Golmaal Again movie review: Ajay Devgn, Rohit Shetty blend horror and melodrama with comedy
Director: Rohit Shetty
Cast: Ajay Devgn, Tabu, Parineeti Chopra, Arshad Warsi, Neil Nitin Mukesh, Tusshar Kapoor, Kunal Kemmu, Shreyas Talpade, Sanjai Mishra, Mukesh Tiwari, Vrijesh Hirjee
When it comes to Rohit Shetty’s Golmaaal series, there are two kinds of movie buffs - one can’t get enough of it while the other slams it as illogical. If you fall in the former bracket, the filmmaker has a heavy dose of nostalgia for you. If you are part of the second category, Rohit has tried his best to entice you adding elements of horror, melodrama, revenge and even a storyline but that takes an hour to build up.
Golmaal Again, the fourth installment in Rohit Shetty-Ajay Devgn’s Golmaal series, starts with Tabu narrating the childhood stories of Madhav-Gopal and gang - they were orphans and found home with Jamunadas who started an orphanage with our five stars as the first “batch” of kids. The story tells us what made the gang of five take different paths and what brought them back together.
Rohit takes a lot of time to establish this entire set up and there aren’t too many one-liners or jokes to keep you entertained during this period. It is only after the ghosts enter the scene that I saw smiles on faces around me. The spirit that is chasing the lead gang possesses several characters and Shreyas Talpade’s version works perfectly. As Laxman, he plays close aide to Gopal (Ajay) who often sings lullabys to Gopal whenever he is scared of ghosts. The sudden transformation from the saviour to the attacker is funny and the fact that this is the first time the ghost makes its appearance works better.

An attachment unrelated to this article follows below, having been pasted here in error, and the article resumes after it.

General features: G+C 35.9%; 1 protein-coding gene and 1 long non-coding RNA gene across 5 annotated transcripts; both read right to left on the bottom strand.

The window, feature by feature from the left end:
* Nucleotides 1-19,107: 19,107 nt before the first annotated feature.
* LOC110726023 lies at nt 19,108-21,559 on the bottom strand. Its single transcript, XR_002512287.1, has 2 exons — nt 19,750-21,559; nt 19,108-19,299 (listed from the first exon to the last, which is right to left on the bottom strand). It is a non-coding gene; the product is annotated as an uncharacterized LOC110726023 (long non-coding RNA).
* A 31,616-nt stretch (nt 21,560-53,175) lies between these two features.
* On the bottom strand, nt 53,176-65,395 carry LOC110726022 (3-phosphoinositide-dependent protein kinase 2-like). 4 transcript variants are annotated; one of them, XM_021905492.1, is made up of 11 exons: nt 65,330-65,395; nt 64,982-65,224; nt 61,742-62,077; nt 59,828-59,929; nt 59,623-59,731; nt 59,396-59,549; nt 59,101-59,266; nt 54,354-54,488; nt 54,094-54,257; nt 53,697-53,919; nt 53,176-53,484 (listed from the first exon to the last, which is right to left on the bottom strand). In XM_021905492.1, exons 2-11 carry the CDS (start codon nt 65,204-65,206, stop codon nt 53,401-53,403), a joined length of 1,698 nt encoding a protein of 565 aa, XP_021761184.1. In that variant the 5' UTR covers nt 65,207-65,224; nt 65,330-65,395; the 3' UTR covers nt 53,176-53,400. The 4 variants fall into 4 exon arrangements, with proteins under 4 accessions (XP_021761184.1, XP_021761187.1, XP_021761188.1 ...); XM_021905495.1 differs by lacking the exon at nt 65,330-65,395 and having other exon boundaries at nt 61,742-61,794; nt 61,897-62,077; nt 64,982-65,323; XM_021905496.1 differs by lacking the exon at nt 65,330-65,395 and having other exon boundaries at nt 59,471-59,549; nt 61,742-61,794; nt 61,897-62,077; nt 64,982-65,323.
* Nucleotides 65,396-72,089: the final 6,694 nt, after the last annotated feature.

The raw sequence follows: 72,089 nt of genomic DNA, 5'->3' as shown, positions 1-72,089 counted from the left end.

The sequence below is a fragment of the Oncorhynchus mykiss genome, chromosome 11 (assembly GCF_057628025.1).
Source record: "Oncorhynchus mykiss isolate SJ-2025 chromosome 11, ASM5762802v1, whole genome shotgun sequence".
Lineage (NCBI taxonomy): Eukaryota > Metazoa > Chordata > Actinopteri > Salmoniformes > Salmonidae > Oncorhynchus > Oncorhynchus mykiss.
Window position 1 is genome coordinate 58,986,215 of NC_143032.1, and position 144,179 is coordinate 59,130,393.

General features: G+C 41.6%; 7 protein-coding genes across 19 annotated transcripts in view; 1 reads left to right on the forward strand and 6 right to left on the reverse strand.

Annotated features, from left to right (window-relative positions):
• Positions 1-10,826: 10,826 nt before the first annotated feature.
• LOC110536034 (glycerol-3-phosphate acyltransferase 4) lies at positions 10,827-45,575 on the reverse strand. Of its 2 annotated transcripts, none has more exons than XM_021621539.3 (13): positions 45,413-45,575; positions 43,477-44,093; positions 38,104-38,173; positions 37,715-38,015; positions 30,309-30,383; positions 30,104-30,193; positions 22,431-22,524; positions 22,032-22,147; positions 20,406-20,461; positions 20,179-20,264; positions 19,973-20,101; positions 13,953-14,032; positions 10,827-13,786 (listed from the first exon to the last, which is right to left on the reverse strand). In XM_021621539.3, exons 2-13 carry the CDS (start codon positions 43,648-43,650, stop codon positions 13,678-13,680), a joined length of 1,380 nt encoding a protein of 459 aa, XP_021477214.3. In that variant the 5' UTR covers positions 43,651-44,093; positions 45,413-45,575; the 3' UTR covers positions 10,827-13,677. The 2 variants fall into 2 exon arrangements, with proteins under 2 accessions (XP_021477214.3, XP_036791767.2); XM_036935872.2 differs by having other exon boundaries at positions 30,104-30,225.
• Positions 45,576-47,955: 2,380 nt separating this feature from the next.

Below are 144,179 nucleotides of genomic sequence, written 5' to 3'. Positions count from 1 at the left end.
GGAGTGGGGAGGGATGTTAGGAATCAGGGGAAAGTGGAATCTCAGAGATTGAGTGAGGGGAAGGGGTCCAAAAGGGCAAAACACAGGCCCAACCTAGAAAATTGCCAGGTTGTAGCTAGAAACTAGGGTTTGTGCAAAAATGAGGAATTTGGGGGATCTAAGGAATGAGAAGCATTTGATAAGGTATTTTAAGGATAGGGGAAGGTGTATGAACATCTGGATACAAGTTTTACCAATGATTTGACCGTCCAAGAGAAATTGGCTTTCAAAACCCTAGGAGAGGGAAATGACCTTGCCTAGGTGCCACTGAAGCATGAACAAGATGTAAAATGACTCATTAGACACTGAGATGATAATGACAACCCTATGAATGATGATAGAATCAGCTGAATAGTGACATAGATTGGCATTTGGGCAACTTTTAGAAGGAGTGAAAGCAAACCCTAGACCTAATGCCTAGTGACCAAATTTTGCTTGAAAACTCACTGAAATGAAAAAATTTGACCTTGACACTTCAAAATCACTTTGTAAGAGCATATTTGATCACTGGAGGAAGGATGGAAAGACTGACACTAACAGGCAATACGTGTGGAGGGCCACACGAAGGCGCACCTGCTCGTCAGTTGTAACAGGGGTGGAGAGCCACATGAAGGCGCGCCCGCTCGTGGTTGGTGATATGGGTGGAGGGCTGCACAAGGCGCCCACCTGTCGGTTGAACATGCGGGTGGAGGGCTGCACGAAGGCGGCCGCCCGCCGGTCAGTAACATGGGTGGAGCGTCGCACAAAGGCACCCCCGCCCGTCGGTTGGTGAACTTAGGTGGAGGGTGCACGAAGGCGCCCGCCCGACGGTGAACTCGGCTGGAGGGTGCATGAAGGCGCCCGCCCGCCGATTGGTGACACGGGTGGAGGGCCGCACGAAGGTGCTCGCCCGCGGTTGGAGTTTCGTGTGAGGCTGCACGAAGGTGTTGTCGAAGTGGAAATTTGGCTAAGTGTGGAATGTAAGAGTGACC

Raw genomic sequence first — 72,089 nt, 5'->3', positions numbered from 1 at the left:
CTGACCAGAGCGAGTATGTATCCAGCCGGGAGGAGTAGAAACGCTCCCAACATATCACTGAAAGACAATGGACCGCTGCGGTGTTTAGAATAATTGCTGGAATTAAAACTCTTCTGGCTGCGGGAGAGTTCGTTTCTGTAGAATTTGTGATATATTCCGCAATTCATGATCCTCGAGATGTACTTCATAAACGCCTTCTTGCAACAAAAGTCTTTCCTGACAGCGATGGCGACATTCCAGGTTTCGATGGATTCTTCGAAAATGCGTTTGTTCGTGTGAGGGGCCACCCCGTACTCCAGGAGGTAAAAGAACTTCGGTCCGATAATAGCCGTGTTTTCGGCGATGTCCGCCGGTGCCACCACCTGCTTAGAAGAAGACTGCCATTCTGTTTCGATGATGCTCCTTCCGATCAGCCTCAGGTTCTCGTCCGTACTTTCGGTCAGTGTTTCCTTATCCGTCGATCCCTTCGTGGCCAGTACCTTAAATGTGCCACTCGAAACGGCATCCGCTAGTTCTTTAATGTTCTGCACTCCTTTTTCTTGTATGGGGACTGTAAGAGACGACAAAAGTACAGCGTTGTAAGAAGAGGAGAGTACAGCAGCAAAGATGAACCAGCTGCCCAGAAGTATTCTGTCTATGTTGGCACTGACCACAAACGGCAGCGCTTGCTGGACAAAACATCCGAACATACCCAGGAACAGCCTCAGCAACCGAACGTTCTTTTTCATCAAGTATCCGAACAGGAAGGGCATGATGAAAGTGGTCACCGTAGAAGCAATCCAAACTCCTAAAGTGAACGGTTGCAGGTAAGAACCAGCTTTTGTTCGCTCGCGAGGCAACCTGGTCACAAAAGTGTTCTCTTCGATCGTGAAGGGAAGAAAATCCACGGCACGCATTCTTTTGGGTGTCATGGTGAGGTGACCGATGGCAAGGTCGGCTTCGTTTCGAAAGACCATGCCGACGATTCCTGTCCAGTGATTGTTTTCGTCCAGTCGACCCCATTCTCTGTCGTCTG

The supernatural element in the story adds freshness to the narrative and it is interesting to watch Tabu in a different role – she pulls punches with a straight face and talks to spirits. She also manipulates almost half the events in the story.
Interestingly, before we see the ghosts, Arshad Warsi, Tusshar and Kunal Kemmu are shown using technology to make people believe their houses are haunted. They work as goons-for-hire for real estate agents and tycoons.
Ajay seems overburdened with the weight of his own films: There are references to Singham – both the film and the famous dialogue (Ata maajhi satakli). The romantic angle between Ajay and Parineeti is offensive. It has elements of paedophilia and the filmmakers want us to laugh at the hint of paedophilic relationship!
Promos of Golmaal Again promised Lucky aka Tusshar would speak in this one. He does, when possessed by the spirit, and his version is perhaps the worst of the lot. Lucky is best doing his silent jokes.
Neil Nitin Mukesh seems to be playing similar roles over and over again ever since Players (2012). He is the unapologetically mean, calculative and greedy. He has done this in Prem Ratan Dhan Payo (2015), Wazir (2016) and many more. In fact there is a scene where Neil is hanging by the railing of a very high rooftop – even the camera movements and frames are exactly like the ones used during the climax of Prem Ratan Dhan Payo.
The film that marks Golmaal series debut for Parineeti Chopra, Neil Nitin Mukesh and Tabu, brings back everything you remember and the things that you forgot, from the previous movies. From the blind owner of a house (Paresh Rawal, Golmaal) to Vasooli bhai, south Indian goons (ala Chennai Express) and Pappi bhai (Johnny Lever), Golmaal Again is like a major throwback to not just Golmaal films but a lot more.
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The side characters of Golmaal – Vasooli Bhai (Mukesh Tiwari), Pappi Bhai (Johnny Lever), Paandu (Vrijesh Hirjee), Inspector Dande (Murli Sharma), Babli Bhai (Sanjay Mishra), are in their true elements and offer sparks of laughter throughout the film.
Rohit has used his trademark slapstick comedy sparsely and mainly relies on the supernatural elements to make things look funny.